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Unemployment and Earnings Losses: A Look at Long-Term Impacts of the Great Recession on American Workers

The labor market has shown another month of growth, according to today's employment report. Payroll employment increased by 80,000 jobs in October; private sector employment was up by 104,000, while governments continued to shed jobs.  Additionally, the employment gains in August and September were revised upward by a total of 102,000. On net, the unemployment rate ticked down slightly to 9.0 percent. Over the past year, payroll employment has increased by an average of 125,000 per month, just enough to accommodate new entrants to the labor force.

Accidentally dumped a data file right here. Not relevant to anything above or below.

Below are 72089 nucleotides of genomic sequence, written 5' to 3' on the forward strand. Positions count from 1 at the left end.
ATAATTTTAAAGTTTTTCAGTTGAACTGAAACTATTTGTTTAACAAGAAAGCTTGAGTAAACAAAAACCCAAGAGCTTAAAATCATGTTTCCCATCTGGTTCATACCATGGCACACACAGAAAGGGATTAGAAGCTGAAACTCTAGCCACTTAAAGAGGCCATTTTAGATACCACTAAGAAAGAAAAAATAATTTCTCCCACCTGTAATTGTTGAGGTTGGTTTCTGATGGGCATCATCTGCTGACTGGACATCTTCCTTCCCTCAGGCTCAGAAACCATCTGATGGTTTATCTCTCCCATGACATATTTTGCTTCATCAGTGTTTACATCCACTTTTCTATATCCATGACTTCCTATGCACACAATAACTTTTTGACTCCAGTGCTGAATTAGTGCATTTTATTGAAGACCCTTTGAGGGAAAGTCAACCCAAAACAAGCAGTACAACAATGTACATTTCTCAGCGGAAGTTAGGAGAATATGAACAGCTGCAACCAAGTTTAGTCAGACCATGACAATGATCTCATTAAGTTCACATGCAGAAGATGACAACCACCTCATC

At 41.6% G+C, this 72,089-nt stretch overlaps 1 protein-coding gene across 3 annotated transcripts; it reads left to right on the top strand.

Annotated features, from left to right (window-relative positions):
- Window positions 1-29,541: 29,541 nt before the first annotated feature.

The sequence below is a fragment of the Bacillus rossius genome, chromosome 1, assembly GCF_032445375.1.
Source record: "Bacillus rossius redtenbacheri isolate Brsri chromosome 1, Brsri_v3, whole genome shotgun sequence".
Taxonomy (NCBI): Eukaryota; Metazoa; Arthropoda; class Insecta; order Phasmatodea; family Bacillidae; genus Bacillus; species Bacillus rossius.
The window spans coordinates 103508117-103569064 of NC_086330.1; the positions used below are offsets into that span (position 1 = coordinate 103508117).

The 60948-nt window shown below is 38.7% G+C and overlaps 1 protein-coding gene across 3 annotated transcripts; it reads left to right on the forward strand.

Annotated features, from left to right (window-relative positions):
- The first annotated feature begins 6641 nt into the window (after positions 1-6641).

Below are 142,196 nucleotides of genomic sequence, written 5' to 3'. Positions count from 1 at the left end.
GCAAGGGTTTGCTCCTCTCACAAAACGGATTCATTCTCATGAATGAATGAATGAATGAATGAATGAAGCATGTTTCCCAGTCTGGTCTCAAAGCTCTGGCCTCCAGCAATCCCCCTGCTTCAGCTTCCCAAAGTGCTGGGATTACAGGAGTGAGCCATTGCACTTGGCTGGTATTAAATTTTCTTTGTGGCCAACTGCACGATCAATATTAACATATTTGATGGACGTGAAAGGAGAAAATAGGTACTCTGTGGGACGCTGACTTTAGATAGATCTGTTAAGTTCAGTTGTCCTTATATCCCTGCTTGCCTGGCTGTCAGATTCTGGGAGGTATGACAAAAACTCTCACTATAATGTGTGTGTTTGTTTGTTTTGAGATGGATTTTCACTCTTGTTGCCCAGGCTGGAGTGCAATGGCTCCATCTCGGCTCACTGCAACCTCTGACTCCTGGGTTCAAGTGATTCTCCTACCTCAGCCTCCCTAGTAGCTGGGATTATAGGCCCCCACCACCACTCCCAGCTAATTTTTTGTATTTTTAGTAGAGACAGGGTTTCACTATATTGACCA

While these emerging signs of growth are promising, the United States remains a long way from full employment. One out of every eleven American workers is still unemployed.  Further, many of those who have found new jobs have been reemployed at lower wages and history suggests that their reduced wages are likely to persist for years to come.

In this month’s analysis, The Hamilton Project explores the experiences of workers who lost their jobs during the height of the Great Recession, looking at the impacts of this economic shock on future earnings and reemployment prospects. We also continue to explore the “job gap,” or the number of jobs that the U.S. economy needs to create in order to return to pre-recession employment levels while also absorbing the 125,000 people who enter the labor force each month.

Losing A Job In the Great Recession